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Crawling King Snake

"Crawling King Snake"
Single by Big Joe Williams
B-side "Meet Me Around the Corner"
Released 1941 (1941)
Format 10" 78 rpm record
Recorded Chicago, March 27, 1941
Genre Blues
Length 2:51
Label Bluebird (Cat. no. 8738)

"Crawling King Snake" (alternatively "Crawlin' King Snake" or "Crawling/Crawlin' Kingsnake") is a blues song that has been recorded by numerous blues and other artists. It is believed to have originated as a Delta blues in the 1920s[1] and be related to earlier songs, such as "Black Snake Blues" by Victoria Spivey (1926 OKeh 8338) and "Black Snake Moan" by Blind Lemon Jefferson (1926 OKeh 8455).

As "Crawling King Snake", it was first recorded by Big Joe Williams on March 27, 1941. The song is a country-style blues, with Williams on vocal and nine-string guitar and William Mitchell providing imitation bass[2] accompaniment. On June 3, 1941, Delta bluesman Tony Hollins recorded "a markedly different version"[3] (OKeh 06350), which served as the basis for many subsequent versions.

John Lee Hooker versions

John Lee Hooker began performing "Crawling King Snake" early in his career and included it in his sets after arriving in Detroit, Michigan in the early 1940s.[4] In an interview, Hooker explained that he adapted Tony Hollins song: "I got that 'Crawling King Snake' from him [Hollins]".[5] Hooker first recorded the song in Detroit on February 18, 1949 for producer Bernard Besman. When it was released by Los Angeles-based Modern Records, "Crawling King Snake" became one of Hooker's most successful singles, reaching number six on the Billboard R&B chart in 1949.[6]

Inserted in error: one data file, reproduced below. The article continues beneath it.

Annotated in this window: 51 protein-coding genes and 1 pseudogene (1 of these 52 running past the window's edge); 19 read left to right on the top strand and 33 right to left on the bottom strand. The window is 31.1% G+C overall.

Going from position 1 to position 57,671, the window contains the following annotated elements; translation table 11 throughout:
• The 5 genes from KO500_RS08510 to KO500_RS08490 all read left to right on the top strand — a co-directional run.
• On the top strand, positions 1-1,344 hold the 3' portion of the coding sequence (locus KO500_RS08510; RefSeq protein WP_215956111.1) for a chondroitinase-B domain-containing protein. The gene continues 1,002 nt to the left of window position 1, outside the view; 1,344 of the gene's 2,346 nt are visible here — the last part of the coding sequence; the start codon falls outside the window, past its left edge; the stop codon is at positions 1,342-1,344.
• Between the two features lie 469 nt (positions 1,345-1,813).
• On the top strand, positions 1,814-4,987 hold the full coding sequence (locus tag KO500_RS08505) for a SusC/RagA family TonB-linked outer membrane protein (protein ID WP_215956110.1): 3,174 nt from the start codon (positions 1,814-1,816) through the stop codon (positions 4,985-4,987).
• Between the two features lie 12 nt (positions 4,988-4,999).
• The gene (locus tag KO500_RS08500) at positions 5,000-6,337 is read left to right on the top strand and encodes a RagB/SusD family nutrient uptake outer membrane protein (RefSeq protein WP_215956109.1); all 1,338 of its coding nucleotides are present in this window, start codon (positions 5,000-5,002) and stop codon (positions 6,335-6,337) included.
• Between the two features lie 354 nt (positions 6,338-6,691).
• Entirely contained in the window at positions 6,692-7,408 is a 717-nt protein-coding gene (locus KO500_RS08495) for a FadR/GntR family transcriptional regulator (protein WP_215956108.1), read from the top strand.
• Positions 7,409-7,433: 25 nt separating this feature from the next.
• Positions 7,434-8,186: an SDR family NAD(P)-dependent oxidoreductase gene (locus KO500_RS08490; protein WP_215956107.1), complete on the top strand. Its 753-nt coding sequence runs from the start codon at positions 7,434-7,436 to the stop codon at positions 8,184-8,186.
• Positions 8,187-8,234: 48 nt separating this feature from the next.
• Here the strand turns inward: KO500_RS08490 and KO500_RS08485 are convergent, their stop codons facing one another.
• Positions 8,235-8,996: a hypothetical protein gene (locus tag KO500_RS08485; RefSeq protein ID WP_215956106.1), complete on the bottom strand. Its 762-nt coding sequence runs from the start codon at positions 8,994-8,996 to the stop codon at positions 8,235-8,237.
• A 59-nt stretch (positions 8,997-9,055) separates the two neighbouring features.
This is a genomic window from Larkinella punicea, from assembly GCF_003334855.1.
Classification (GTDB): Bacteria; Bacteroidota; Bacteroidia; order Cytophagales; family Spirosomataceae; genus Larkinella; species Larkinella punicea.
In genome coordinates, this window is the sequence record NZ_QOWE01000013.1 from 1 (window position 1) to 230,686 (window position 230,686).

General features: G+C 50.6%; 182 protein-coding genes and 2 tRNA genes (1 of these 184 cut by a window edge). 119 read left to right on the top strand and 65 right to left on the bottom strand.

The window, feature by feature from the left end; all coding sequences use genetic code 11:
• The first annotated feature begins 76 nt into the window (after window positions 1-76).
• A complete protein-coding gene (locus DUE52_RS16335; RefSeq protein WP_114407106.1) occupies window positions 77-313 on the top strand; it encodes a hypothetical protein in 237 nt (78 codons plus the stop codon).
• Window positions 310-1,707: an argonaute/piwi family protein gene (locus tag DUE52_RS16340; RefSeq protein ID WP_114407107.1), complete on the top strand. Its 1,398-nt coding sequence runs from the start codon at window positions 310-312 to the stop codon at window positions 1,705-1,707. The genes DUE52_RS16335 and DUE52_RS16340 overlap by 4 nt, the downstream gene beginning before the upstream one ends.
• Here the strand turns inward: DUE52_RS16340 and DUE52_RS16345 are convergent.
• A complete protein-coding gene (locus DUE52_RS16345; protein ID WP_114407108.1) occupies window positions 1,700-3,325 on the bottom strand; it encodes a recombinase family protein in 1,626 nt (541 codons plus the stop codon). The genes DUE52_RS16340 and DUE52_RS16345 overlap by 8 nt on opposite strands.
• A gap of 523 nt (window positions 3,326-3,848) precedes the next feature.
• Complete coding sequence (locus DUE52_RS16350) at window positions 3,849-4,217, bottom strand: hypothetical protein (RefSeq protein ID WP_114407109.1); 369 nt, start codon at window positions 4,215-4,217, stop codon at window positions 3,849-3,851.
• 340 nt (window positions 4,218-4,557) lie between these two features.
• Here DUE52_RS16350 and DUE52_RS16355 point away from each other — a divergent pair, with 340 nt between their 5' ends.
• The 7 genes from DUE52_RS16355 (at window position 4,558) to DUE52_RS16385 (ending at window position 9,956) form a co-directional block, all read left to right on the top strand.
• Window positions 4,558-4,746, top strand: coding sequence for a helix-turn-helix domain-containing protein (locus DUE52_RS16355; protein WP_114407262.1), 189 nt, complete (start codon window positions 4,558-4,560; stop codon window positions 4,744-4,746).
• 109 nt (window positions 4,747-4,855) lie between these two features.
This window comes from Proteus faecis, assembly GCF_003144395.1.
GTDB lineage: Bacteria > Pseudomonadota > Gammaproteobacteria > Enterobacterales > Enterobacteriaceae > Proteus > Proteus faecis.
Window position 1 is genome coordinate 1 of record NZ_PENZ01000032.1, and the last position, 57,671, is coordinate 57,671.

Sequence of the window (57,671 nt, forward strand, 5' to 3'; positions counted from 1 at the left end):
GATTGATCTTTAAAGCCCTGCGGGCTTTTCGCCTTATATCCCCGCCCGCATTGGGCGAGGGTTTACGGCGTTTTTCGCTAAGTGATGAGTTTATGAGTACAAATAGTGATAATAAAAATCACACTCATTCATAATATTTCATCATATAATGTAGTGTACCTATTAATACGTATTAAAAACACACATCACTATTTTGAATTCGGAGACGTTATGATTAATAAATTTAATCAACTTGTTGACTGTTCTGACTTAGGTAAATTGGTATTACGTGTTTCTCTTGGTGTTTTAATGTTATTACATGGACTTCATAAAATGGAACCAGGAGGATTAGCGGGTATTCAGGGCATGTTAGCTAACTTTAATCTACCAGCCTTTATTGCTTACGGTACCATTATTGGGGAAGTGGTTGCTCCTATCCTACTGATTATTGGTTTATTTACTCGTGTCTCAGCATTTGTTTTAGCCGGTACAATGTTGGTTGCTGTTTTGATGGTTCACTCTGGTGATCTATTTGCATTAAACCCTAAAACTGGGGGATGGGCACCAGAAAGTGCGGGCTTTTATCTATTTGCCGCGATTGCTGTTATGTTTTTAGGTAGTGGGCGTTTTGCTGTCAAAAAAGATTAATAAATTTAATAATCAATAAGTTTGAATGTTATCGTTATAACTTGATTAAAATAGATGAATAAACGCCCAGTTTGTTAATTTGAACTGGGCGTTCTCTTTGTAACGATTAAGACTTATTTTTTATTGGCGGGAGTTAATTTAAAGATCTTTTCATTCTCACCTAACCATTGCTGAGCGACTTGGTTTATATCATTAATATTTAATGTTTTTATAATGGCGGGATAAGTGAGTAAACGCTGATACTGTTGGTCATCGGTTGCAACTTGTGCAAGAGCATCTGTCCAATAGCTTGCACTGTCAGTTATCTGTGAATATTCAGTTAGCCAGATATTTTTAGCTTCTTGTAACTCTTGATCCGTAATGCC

Hooker recorded several subsequent versions of the song, including one with Rolling Stones guitarist Keith Richards for Hooker's 1991 album Mr. Lucky. "Crawling King Snake" "remained one of his signature songs and became a concert staple for dozens of blues-rock bands".[7]

Other recordings

Various musicians have recorded their interpretations of "Crawling King Snake", including Howlin' Wolf (1966), Big Walter Horton (1970), and Muddy Waters (1971). American rock band The Doors, who had performed the song since the earliest days of the band, recorded it for their 1971 album L.A. Woman. Eric Burdon recorded it as a two minute-track for his 1982 album Comeback; his complete 11 minute version is included on a later compilation album. Other versions include those by George Thorogood (1985 Maverick), Junior Kimbrough (1994 Sad Days, Lonely Nights), Buddy Guy (2003 Blues Singer), Etta James (2004 Blues to the Bone), and Peter Green Splinter Group (2001 Blues Don't Change, released 2012).


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